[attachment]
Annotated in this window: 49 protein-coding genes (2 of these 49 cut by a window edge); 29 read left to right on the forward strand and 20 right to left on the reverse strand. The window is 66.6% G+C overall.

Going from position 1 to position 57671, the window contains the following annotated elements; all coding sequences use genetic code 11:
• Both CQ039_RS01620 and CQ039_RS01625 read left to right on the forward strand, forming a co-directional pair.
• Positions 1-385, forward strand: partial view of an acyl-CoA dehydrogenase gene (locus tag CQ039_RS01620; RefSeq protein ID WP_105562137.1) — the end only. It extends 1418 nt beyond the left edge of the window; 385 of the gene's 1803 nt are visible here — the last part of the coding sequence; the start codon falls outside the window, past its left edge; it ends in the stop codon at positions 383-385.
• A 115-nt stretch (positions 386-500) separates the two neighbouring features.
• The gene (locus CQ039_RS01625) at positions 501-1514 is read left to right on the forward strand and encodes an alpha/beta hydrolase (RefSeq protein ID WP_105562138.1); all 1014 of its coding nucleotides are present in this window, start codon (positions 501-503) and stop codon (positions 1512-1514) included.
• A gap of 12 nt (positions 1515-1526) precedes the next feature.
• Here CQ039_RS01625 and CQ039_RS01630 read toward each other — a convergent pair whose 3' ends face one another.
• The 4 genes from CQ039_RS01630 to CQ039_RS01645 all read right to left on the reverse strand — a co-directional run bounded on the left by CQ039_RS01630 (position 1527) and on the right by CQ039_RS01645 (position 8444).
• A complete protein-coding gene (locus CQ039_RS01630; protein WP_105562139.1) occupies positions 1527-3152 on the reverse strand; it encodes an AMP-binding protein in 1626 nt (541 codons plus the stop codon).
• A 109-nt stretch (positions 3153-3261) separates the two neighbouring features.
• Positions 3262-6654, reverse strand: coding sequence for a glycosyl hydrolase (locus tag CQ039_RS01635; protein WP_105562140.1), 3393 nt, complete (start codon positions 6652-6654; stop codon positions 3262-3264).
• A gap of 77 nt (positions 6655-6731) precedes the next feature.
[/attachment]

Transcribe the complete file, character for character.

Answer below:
Annotated in this window: 49 protein-coding genes (2 of these 49 cut by a window edge); 29 read left to right on the forward strand and 20 right to left on the reverse strand. The window is 66.6% G+C overall.

Going from position 1 to position 57671, the window contains the following annotated elements; all coding sequences use genetic code 11:
• Both CQ039_RS01620 and CQ039_RS01625 read left to right on the forward strand, forming a co-directional pair.
• Positions 1-385, forward strand: partial view of an acyl-CoA dehydrogenase gene (locus tag CQ039_RS01620; RefSeq protein ID WP_105562137.1) — the end only. It extends 1418 nt beyond the left edge of the window; 385 of the gene's 1803 nt are visible here — the last part of the coding sequence; the start codon falls outside the window, past its left edge; it ends in the stop codon at positions 383-385.
• A 115-nt stretch (positions 386-500) separates the two neighbouring features.
• The gene (locus CQ039_RS01625) at positions 501-1514 is read left to right on the forward strand and encodes an alpha/beta hydrolase (RefSeq protein ID WP_105562138.1); all 1014 of its coding nucleotides are present in this window, start codon (positions 501-503) and stop codon (positions 1512-1514) included.
• A gap of 12 nt (positions 1515-1526) precedes the next feature.
• Here CQ039_RS01625 and CQ039_RS01630 read toward each other — a convergent pair whose 3' ends face one another.
• The 4 genes from CQ039_RS01630 to CQ039_RS01645 all read right to left on the reverse strand — a co-directional run bounded on the left by CQ039_RS01630 (position 1527) and on the right by CQ039_RS01645 (position 8444).
• A complete protein-coding gene (locus CQ039_RS01630; protein WP_105562139.1) occupies positions 1527-3152 on the reverse strand; it encodes an AMP-binding protein in 1626 nt (541 codons plus the stop codon).
• A 109-nt stretch (positions 3153-3261) separates the two neighbouring features.
• Positions 3262-6654, reverse strand: coding sequence for a glycosyl hydrolase (locus tag CQ039_RS01635; protein WP_105562140.1), 3393 nt, complete (start codon positions 6652-6654; stop codon positions 3262-3264).
• A gap of 77 nt (positions 6655-6731) precedes the next feature.